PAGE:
My Dad drank Glenfiddich. Not exclusively. Mostly as a treat at Christmastime. For men of his generation, it had a special distinction as the very first Scotch distillery that marketed its single malt whisky outside Scotland as single malt whisky, rather than sending it away to flavour blended Scotch. That was in 1963 and history tells us that the great pioneer was an eight-year-old Glenfiddich, aged mostly in old Spanish oak sherry butts. Very few people in England and North America had tasted a single malt before but you could say the idea caught on. Soon other distilleries saw the possibilities and began to bottle and sell their own productions.
Cut to this weekend, in Banff, Alberta, where Ian Millar, global ambassador for Glenfiddich, will be pouring iterations up to 50 years old for loyal fans. The agents were kind enough to invite me but alas, I couldn’t make it, so instead I showed up last night at the Spoke Club where Millar was pouring the 12-, 15-, 18-, 21- and 40-year old Glenfiddichs. With him was Ian McDonald, one of the seven Glenfiddich in-house coopers who repair and rebuild the many kinds of oak barrels used to age and finish the whiskies. He had brought a cask with him and proceeded to dismantle it to its hoops and staves and then rebuild it again perfectly in six minutes – a fascinating operation I had never witnessed before.
It’s all about the barrels, you see. Millar reckons the oak provides about 65 percent of a whisky’s character so it matters greatly whether the cask or hogshead or butt comes from America or Europe and what, if anything, it has previously contained. Last night’s nosing showed this to perfection.
The 12-year-old was a good dram to begin with, most of it aged in used bourbon casks but with about 15 percent in Spanish sherry butts. Tasted cold there was a certain sharp edge to it that was smoothed away as the spirit warmed up in the glass held tight in a hot little hand . The bourbon barrels were responsible for the brown sugar aroma but the hint of pear, interestingly, was a result of a deliberately long fermentation. I hadn’t heard before that the actual length of fermentation could have such a direct effect on ultimate flavours.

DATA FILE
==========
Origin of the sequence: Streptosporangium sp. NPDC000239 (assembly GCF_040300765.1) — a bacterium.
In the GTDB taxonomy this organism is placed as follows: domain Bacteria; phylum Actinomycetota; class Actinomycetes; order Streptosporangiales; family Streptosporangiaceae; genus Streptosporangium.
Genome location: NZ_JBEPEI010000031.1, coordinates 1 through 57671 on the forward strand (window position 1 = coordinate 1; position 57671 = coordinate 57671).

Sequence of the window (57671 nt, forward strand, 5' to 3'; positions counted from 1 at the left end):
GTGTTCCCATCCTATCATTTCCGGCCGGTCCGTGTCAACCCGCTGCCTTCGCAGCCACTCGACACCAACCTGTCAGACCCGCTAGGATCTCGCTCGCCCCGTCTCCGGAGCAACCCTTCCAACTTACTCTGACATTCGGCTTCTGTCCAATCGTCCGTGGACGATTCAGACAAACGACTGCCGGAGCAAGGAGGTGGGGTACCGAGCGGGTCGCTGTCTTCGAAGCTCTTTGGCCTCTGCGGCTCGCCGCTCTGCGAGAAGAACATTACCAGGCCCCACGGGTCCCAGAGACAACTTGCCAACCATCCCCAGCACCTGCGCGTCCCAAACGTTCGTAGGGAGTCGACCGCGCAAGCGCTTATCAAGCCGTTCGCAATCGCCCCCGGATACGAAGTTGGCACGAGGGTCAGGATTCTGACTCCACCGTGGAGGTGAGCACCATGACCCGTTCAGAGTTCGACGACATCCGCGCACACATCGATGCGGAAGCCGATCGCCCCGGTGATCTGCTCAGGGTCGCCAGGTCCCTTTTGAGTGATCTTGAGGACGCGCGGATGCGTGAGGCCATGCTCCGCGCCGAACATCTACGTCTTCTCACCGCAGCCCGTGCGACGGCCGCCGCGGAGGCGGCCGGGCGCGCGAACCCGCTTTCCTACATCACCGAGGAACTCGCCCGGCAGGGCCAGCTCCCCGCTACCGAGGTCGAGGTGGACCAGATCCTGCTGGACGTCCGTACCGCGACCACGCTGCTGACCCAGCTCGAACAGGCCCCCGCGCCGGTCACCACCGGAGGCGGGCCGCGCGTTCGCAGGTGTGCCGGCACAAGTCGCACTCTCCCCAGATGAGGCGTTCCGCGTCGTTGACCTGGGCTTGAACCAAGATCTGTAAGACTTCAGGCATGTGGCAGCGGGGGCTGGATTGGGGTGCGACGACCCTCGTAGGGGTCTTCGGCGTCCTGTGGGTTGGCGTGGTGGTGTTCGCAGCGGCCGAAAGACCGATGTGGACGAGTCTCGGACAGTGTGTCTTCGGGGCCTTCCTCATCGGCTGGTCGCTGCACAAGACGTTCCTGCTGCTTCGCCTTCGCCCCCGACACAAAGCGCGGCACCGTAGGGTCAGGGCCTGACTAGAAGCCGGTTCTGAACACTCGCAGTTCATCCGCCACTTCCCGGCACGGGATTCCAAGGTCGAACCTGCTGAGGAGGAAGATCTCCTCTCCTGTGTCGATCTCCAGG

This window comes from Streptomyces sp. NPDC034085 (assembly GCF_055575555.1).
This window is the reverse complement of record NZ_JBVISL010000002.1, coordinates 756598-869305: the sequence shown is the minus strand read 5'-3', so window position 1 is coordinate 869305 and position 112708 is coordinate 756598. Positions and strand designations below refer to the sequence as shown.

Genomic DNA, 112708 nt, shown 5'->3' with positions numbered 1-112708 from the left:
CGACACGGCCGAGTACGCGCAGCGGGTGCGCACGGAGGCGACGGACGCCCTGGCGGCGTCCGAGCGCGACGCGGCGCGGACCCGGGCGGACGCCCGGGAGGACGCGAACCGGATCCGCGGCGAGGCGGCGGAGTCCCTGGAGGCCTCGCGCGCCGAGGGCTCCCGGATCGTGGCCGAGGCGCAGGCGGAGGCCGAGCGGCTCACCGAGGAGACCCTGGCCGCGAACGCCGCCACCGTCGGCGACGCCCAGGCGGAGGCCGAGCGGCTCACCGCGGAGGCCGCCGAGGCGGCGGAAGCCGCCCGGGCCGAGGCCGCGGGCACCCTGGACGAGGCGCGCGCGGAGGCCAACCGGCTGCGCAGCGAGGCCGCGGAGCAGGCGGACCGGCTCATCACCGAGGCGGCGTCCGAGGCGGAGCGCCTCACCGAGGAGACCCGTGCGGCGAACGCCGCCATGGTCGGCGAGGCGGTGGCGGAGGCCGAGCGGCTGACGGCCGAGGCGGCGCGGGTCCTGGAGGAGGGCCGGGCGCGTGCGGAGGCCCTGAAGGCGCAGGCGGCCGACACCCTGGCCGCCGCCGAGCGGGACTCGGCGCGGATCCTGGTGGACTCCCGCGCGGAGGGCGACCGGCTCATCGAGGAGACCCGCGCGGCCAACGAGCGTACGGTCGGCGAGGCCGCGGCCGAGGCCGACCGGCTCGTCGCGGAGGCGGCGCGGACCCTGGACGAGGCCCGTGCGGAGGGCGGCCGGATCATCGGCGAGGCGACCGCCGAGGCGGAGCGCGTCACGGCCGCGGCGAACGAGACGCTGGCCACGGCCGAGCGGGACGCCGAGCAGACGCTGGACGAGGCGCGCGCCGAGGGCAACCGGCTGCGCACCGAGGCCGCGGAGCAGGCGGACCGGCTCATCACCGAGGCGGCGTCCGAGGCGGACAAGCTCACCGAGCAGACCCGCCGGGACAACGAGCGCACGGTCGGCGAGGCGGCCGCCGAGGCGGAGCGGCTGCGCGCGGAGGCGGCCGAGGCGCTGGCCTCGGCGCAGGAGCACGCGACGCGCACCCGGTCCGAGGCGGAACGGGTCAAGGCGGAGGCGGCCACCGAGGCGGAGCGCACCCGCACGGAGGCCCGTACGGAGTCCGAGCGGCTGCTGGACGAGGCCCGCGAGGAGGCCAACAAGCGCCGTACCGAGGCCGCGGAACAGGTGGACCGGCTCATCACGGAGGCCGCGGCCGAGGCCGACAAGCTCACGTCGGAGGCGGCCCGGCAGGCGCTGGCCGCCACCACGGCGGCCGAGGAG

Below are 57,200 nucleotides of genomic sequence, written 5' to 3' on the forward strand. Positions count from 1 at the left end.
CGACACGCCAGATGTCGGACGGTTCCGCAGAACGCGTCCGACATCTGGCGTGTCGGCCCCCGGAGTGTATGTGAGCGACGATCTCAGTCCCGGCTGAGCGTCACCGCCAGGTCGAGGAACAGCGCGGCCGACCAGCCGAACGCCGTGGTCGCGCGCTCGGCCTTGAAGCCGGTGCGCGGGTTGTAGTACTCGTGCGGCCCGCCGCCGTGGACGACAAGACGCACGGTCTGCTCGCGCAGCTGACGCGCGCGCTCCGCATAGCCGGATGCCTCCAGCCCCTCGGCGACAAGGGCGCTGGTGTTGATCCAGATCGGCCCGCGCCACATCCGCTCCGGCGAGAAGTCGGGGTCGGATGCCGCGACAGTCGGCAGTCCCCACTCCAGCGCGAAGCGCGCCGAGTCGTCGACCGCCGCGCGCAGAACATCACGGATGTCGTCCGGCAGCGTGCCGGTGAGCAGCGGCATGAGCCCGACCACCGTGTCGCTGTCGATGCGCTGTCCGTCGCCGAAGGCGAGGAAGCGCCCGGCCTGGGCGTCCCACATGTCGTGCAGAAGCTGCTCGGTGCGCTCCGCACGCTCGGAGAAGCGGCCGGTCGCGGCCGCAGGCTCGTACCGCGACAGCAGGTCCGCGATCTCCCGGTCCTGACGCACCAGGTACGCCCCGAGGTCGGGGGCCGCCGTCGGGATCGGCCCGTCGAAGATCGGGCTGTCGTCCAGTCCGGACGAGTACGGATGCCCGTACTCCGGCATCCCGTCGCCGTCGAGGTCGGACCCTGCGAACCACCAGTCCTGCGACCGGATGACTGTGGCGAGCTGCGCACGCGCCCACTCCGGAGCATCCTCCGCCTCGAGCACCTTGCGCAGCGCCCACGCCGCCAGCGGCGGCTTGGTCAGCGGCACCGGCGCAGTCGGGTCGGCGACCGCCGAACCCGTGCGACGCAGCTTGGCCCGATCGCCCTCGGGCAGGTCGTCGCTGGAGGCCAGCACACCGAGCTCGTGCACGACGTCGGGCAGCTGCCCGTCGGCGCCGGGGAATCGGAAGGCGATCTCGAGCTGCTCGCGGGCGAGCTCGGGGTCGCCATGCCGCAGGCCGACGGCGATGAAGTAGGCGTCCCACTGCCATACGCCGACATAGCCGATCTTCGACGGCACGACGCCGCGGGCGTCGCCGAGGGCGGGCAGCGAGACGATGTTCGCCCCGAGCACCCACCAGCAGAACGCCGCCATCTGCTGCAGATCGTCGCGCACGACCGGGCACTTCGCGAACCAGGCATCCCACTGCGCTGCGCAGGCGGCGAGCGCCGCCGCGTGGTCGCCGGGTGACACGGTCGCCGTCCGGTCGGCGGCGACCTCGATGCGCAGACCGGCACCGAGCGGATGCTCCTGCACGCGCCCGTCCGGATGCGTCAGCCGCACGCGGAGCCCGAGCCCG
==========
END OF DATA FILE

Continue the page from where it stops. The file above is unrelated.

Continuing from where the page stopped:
The 15-year-old had a sweeter nose – vanilla toffee, honey, raisins, spice… The reason is that a third style of oak was used in the blend – new US oak barrels that had never seen bourbon but lent some of their pungent vanilla lignins and tannins to a small percentage of the finishing Scotch. A little too much of a good thing, in my opinion.
The 18-year-old Glenfiddich is a super whisky, one of the most celebrated Scotches in the world and its class fairly jumped out of the glass. Like the 12-year-old, it’s 85 percent used bourbon barrels and 15 percent Spanish sherry casks but the extra age has smoothed things out. The nose is reminiscent of baked apples, butter and cinnamon, the body is a touch more viscous and the long aftertaste is dry and complex, with dried fruit, citrus and spicy notes all dancing slowly around in your head. My Dad would have loved it.
The 21-year-old is a rare treat, an anomaly, with a nose that eluded me until Millar explained what had been going on. Glenfiddich had bought a quantity of rum and let it sit in their own barrels for months – long enough to give the wood a thorough Caribbean education. Then the rum was removed (“not wasted,” said Millar) and the 21-year-old whisky put into the barrels for four months. Any longer and the rum’s funky influence would have grown too strong. Millar held his glass up to the light. “There’s a little golden note in there from the rum,” he said, “and a hint of ripe banana on the nose that can only have come from the rum.” Such is the power of suggestion that everyone suddenly caught that little whiff of the islands.
Glenfiddich and the Balvenie are sister distilleries owned by the Grant family. Millar and I chatted about the 50-year-old Balvenie I had the good fortune to taste a couple of years ago at Allen’s, on the Danforth, courtesy of John Maxwell – a marvellously dark, smooth and viscous whisky with enormously complex aromatics. The Glenfiddich 40-year-old was lighter in body and colour but still altogether profound. “Forty years old is the minimum age,” Millar reminded us. “There are whiskies in this dating from 1925 and from the 1930s as well as the 1950s.” The nose carried a powerful testament of the sweet oloroso sherry that had once filled the Spanish oak barrels in which the Scotch aged – raisins and prunes, Christmas pudding, hints of nutmeg and vanilla. The flavour was surprisingly dry and austere with different levels of pleasing bitterness, like the bitterness of very dark chocolate or of lemon peel on the long, long finish. As a rule of thumb, explained Millar, Spanish sherry casks give more complexity and a longer finish to a Scotch but can mask its personality if over-used while American bourbon barrels have simpler effects but allow the whisky to speak its own mind more clearly.
At $2,200 a bottle, the 40-year-old is never going to be an everyday dram. The 50-year-old costs $26,000. Millar brought two bottles with him – one to sell through the SAQ in Montreal, the other to open and enjoy in Banff. That will be quite the party.